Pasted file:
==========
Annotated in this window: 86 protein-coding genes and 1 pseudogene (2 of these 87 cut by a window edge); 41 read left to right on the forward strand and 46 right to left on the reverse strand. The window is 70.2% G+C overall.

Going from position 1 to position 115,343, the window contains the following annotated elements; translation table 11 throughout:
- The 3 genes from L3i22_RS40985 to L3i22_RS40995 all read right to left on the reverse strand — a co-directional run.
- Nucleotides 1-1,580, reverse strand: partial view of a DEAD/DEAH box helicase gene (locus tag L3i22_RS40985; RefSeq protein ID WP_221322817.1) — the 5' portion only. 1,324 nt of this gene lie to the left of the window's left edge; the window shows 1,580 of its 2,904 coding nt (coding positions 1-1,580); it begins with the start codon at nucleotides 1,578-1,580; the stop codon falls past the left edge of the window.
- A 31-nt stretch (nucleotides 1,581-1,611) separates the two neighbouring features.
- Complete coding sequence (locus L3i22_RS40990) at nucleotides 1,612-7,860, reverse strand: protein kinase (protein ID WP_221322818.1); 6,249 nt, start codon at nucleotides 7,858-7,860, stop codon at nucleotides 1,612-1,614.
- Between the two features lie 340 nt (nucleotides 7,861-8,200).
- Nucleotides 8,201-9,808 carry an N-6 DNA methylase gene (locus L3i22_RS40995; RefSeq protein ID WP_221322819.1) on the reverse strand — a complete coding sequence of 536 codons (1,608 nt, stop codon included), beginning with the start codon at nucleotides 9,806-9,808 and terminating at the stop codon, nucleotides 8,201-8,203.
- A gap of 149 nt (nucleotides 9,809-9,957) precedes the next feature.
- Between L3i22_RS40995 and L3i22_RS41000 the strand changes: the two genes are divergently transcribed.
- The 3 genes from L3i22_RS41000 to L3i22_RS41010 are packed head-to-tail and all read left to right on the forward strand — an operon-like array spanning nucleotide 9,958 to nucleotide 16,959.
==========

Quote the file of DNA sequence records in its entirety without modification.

Annotated in this window: 86 protein-coding genes and 1 pseudogene (2 of these 87 cut by a window edge); 41 read left to right on the forward strand and 46 right to left on the reverse strand. The window is 70.2% G+C overall.

Going from position 1 to position 115,343, the window contains the following annotated elements; translation table 11 throughout:
- The 3 genes from L3i22_RS40985 to L3i22_RS40995 all read right to left on the reverse strand — a co-directional run.
- Nucleotides 1-1,580, reverse strand: partial view of a DEAD/DEAH box helicase gene (locus tag L3i22_RS40985; RefSeq protein ID WP_221322817.1) — the 5' portion only. 1,324 nt of this gene lie to the left of the window's left edge; the window shows 1,580 of its 2,904 coding nt (coding positions 1-1,580); it begins with the start codon at nucleotides 1,578-1,580; the stop codon falls past the left edge of the window.
- A 31-nt stretch (nucleotides 1,581-1,611) separates the two neighbouring features.
- Complete coding sequence (locus L3i22_RS40990) at nucleotides 1,612-7,860, reverse strand: protein kinase (protein ID WP_221322818.1); 6,249 nt, start codon at nucleotides 7,858-7,860, stop codon at nucleotides 1,612-1,614.
- Between the two features lie 340 nt (nucleotides 7,861-8,200).
- Nucleotides 8,201-9,808 carry an N-6 DNA methylase gene (locus L3i22_RS40995; RefSeq protein ID WP_221322819.1) on the reverse strand — a complete coding sequence of 536 codons (1,608 nt, stop codon included), beginning with the start codon at nucleotides 9,806-9,808 and terminating at the stop codon, nucleotides 8,201-8,203.
- A gap of 149 nt (nucleotides 9,809-9,957) precedes the next feature.
- Between L3i22_RS40995 and L3i22_RS41000 the strand changes: the two genes are divergently transcribed.
- The 3 genes from L3i22_RS41000 to L3i22_RS41010 are packed head-to-tail and all read left to right on the forward strand — an operon-like array spanning nucleotide 9,958 to nucleotide 16,959.